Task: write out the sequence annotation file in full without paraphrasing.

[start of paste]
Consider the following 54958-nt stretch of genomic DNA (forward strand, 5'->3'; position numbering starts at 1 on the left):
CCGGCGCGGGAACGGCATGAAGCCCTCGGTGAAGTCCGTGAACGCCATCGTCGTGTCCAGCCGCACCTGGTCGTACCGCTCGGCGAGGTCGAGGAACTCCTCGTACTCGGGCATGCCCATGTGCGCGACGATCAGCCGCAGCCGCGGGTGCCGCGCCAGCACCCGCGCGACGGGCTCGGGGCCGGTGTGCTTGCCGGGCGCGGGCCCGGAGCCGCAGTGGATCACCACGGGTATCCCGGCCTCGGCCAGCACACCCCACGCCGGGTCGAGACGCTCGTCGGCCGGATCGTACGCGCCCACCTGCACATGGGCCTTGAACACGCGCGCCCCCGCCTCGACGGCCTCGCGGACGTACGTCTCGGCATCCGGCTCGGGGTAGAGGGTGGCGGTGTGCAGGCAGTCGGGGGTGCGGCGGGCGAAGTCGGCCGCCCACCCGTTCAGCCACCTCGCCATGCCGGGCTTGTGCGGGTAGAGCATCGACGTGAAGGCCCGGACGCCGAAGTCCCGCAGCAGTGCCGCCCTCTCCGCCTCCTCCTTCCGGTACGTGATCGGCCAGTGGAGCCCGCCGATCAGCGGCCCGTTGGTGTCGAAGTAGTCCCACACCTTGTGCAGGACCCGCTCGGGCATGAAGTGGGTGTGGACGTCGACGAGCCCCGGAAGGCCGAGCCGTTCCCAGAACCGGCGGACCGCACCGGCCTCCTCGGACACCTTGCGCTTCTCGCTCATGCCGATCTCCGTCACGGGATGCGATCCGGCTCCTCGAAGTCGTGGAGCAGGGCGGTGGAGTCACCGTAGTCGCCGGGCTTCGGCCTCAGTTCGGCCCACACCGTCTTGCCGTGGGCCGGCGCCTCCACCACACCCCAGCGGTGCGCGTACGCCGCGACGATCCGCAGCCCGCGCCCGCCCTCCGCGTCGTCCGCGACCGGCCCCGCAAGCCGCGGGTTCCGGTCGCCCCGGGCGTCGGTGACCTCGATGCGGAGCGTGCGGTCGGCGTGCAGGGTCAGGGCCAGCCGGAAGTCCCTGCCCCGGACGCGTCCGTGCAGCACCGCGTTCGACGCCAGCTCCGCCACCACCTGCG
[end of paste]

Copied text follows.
Consider the following 54958-nt stretch of genomic DNA (forward strand, 5'->3'; position numbering starts at 1 on the left):
CCGGCGCGGGAACGGCATGAAGCCCTCGGTGAAGTCCGTGAACGCCATCGTCGTGTCCAGCCGCACCTGGTCGTACCGCTCGGCGAGGTCGAGGAACTCCTCGTACTCGGGCATGCCCATGTGCGCGACGATCAGCCGCAGCCGCGGGTGCCGCGCCAGCACCCGCGCGACGGGCTCGGGGCCGGTGTGCTTGCCGGGCGCGGGCCCGGAGCCGCAGTGGATCACCACGGGTATCCCGGCCTCGGCCAGCACACCCCACGCCGGGTCGAGACGCTCGTCGGCCGGATCGTACGCGCCCACCTGCACATGGGCCTTGAACACGCGCGCCCCCGCCTCGACGGCCTCGCGGACGTACGTCTCGGCATCCGGCTCGGGGTAGAGGGTGGCGGTGTGCAGGCAGTCGGGGGTGCGGCGGGCGAAGTCGGCCGCCCACCCGTTCAGCCACCTCGCCATGCCGGGCTTGTGCGGGTAGAGCATCGACGTGAAGGCCCGGACGCCGAAGTCCCGCAGCAGTGCCGCCCTCTCCGCCTCCTCCTTCCGGTACGTGATCGGCCAGTGGAGCCCGCCGATCAGCGGCCCGTTGGTGTCGAAGTAGTCCCACACCTTGTGCAGGACCCGCTCGGGCATGAAGTGGGTGTGGACGTCGACGAGCCCCGGAAGGCCGAGCCGTTCCCAGAACCGGCGGACCGCACCGGCCTCCTCGGACACCTTGCGCTTCTCGCTCATGCCGATCTCCGTCACGGGATGCGATCCGGCTCCTCGAAGTCGTGGAGCAGGGCGGTGGAGTCACCGTAGTCGCCGGGCTTCGGCCTCAGTTCGGCCCACACCGTCTTGCCGTGGGCCGGCGCCTCCACCACACCCCAGCGGTGCGCGTACGCCGCGACGATCCGCAGCCCGCGCCCGCCCTCCGCGTCGTCCGCGACCGGCCCCGCAAGCCGCGGGTTCCGGTCGCCCCGGGCGTCGGTGACCTCGATGCGGAGCGTGCGGTCGGCGTGCAGGGTCAGGGCCAGCCGGAAGTCCCTGCCCCGGACGCGTCCGTGCAGCACCGCGTTCGACGCCAGCTCCGCCACCACCTGCG